Alexa Baltes ’17 J.D. to clerk for U.S. Supreme Court Justice Brett Kavanaugh

Author: Denise Wager

Alexabaltes Scotus

Notre Dame Law School’s presence at the U.S. Supreme Court continues to grow.

Alexa Baltes ’17 J.D. will clerk for Supreme Court Justice Brett Kavanaugh during the 2021-22 term. She will become the third Notre Dame Law School graduate in three years to clerk for a Supreme Court justice. During the 2019-20 term, Audrey Beck ’17 J.D. clerked for Justice Kavanaugh, and Laura Wolk ’16 J.D. clerked for Justice Clarence Thomas.

In addition, also during the 2019-20 term, Notre Dame Law Professor Stephen Yelderman clerked for Justice Neil Gorsuch. In total, 13 current members of the Law School’s faculty have clerked at the Supreme Court. Professor Stephanie Barclay will become the 14th next year when she clerks for Justice Gorsuch in the 2021-22 term.

While it is an extraordinary accomplishment to secure a Supreme Court clerkship, those who know Baltes may not be surprised by it. The path that led her to this point has been full of these uncommon feats, including a standout collegiate academic and basketball career, and exceptional achievement at Notre Dame Law School.

Baltes graduated from Illinois Wesleyan University summa cum laude in 2014 and was a four-year letter winner for the women’s basketball team. The Titans won the Division III National Championship when she was a sophomore in 2012. That same year, she was the DIII women’s basketball recipient of the Elite 89 Award, which recognizes the student-athlete competing in the championship with the highest GPA. She served as team captain her junior and senior years. And in 2014, she was named an NCAA Woman of the Year finalist.

She says that the life lessons learned as a basketball player were almost impossible not to internalize because they were so often accompanied by the stark realities of triumph and defeat: “hard work really does pay off; good things require sacrifice; competence breeds confidence; trust your teammates and be a trustworthy teammate; and find a way to overcome adversity.”

Baltes will take those lessons and the ones she learned at Notre Dame Law School with her when she clerks for Justice Kavanaugh. “It is an honor to have the chance to clerk at the Supreme Court, and for Justice Kavanaugh in particular. So many people have poured into me — throughout my life, and certainly at Notre Dame — to bring this opportunity within the realm of possibility. I am grateful. I am humbled. And, I am excited,” said Baltes.

She says Notre Dame Law School has helped to shape her as a lawyer and as a person.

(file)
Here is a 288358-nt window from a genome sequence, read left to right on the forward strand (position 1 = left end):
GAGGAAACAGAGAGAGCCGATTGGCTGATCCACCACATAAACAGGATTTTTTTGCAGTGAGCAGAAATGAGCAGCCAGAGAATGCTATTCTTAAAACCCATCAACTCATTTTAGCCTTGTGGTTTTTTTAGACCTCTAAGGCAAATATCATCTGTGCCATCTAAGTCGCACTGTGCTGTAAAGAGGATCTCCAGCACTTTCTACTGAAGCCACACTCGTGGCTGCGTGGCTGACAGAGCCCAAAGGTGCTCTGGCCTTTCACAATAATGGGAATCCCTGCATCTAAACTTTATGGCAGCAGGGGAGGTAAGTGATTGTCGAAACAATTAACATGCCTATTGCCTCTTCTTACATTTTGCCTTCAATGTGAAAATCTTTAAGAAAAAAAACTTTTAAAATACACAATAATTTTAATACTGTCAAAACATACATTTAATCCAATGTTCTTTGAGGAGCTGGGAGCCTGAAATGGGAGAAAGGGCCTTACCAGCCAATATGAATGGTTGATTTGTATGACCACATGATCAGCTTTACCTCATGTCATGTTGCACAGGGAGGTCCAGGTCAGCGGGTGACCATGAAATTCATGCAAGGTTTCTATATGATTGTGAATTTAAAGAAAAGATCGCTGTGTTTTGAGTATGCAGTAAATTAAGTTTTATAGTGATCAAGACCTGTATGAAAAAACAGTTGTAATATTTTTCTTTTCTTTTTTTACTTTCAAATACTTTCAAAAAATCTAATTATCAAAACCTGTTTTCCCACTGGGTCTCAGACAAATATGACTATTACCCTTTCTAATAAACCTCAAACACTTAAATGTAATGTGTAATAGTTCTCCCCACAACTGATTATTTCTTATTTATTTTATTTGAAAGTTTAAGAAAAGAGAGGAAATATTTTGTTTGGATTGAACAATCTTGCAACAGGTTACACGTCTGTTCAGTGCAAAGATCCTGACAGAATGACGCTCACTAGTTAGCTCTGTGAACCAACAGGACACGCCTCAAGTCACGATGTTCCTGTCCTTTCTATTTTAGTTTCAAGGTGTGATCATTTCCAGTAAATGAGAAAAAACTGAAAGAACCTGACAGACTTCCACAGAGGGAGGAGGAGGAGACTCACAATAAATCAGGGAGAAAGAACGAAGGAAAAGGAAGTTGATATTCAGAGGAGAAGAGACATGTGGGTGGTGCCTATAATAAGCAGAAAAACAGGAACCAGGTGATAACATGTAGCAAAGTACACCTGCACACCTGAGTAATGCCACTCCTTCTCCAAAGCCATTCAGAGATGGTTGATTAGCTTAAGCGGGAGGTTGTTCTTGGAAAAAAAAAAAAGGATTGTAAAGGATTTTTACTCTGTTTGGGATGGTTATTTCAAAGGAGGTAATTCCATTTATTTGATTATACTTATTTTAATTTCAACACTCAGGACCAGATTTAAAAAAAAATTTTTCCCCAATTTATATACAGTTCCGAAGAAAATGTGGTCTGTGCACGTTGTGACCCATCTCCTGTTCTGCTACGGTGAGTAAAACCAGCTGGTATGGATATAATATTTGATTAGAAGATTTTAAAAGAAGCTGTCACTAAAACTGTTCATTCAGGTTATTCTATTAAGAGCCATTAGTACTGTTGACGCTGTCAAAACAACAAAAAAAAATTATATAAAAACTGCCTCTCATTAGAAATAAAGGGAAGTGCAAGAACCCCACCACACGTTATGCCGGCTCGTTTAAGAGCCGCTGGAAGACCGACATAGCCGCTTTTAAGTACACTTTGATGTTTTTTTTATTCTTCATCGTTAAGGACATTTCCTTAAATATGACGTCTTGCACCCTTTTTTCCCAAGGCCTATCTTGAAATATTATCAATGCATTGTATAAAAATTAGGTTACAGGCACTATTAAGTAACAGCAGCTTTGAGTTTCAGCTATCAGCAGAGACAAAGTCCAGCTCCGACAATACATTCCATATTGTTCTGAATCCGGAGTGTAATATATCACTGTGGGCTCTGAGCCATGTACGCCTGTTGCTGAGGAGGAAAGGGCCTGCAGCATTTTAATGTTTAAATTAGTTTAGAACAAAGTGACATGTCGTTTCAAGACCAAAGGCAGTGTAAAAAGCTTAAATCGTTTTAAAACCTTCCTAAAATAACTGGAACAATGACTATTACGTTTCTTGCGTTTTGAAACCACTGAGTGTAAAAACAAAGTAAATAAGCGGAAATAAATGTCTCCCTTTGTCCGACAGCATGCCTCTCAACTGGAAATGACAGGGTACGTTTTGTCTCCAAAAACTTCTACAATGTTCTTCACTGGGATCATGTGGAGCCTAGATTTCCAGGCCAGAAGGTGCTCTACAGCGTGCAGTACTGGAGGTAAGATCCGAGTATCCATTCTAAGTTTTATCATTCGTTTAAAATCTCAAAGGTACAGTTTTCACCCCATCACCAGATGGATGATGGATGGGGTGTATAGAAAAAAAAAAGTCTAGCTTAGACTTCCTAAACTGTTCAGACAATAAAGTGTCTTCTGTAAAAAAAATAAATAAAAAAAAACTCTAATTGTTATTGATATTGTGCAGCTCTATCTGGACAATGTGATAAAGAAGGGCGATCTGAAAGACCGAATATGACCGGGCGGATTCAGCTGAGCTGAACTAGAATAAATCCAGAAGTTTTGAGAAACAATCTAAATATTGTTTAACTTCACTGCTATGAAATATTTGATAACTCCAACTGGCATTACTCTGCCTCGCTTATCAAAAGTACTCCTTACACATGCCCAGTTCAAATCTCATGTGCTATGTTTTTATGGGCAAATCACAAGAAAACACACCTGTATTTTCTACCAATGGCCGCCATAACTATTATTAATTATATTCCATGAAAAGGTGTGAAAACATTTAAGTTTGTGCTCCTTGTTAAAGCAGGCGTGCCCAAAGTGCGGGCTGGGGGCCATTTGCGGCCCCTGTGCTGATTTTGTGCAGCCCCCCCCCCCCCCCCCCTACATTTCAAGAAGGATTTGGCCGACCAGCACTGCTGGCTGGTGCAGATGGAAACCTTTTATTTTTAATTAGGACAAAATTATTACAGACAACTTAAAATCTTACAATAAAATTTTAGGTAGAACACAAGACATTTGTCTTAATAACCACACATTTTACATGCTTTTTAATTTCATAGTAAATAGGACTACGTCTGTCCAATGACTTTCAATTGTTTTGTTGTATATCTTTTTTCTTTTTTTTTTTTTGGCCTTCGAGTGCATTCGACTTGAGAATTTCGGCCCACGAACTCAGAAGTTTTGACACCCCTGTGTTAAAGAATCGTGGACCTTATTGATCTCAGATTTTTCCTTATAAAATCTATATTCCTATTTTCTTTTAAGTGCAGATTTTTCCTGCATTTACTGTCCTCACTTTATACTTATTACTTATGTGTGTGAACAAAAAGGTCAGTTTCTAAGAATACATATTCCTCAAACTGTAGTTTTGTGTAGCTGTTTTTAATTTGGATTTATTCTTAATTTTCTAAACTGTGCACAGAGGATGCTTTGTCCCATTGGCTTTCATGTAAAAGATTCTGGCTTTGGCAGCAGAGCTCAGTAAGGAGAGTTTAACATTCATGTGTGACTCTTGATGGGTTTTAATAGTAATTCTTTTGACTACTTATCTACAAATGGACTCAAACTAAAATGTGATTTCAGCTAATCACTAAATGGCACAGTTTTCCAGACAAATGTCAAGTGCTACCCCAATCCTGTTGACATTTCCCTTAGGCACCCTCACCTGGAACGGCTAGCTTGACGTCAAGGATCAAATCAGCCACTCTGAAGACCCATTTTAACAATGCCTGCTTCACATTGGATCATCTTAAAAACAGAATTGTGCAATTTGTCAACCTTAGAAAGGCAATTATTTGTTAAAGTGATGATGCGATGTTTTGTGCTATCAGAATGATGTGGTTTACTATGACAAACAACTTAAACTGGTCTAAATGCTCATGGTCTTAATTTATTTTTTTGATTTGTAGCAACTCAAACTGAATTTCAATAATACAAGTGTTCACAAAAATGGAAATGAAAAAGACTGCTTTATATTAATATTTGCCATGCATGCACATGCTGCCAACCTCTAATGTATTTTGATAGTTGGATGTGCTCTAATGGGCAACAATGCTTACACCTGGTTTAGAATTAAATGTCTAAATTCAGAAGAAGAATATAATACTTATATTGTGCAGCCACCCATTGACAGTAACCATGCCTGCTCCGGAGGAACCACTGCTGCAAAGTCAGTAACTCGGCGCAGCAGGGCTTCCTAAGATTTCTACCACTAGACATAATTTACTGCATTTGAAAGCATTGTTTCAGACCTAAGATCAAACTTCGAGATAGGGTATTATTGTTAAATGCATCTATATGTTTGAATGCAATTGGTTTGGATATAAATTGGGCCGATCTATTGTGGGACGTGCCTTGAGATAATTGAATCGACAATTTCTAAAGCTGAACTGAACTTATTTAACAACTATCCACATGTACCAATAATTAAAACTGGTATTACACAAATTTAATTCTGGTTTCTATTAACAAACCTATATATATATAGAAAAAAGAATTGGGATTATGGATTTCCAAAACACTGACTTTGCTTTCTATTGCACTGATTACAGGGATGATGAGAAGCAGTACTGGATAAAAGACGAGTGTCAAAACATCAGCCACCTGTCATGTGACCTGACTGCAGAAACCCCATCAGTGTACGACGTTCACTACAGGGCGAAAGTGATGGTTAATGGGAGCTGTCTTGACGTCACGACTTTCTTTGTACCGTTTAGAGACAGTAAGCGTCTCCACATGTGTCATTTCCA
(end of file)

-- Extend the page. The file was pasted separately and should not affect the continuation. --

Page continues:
“Every single day I learned from professors who challenged and inspired me with their intellect, integrity, and conviction. These were people who did not just have knowledge I wanted to absorb; they were living lives I wanted to emulate,” said Baltes.

She credits those same professors and her law school classmates for going out of their way to invest in, encourage, and guide her on her path, both while she was in law school and since she entered the profession.

“I am overwhelmed with gratitude for my Notre Dame Law School education and the entire Law School community. I regularly draw on the substance of what I learned in the classroom, as well as the character I saw modeled every day, and the community that continues to support me,” said Baltes.

At the Law School’s 2017 commencement ceremony, Baltes was awarded the Law School’s Farabaugh Prize for high scholarship in law — one of the top three academic awards given to members of each graduating Notre Dame Law School class.

During law school, she served as executive editor of the Notre Dame Law Review and was a research assistant for Richard Garnett, the Paul J. Schierl/Fort Howard Corporation Professor of Law.

“It was a joy and a privilege to teach and learn from Lexi during her years at Notre Dame Law School. She was an outstanding student — thoughtful, insightful, engaged — and it is no surprise that she is already doing so well in the profession. She will provide top-flight service to Justice Kavanaugh, the Court, and the country,” said Garnett.

After graduation Baltes clerked for Judge Raymond Gruender of the U.S. Court of Appeals for the Eighth Circuit. She then had the unique opportunity of clerking for one of her former law professors, Judge Amy Coney Barrett of the U.S. Court of Appeals for the Seventh Circuit.

“I had taken several classes with Judge Barrett as a student at Notre Dame and had tremendous admiration for her and her work. The opportunity to come back and work for her as a law clerk was a dream situation for me,” said Baltes.

Baltes is now an associate at Consovoy McCarthy in Arlington, Virginia.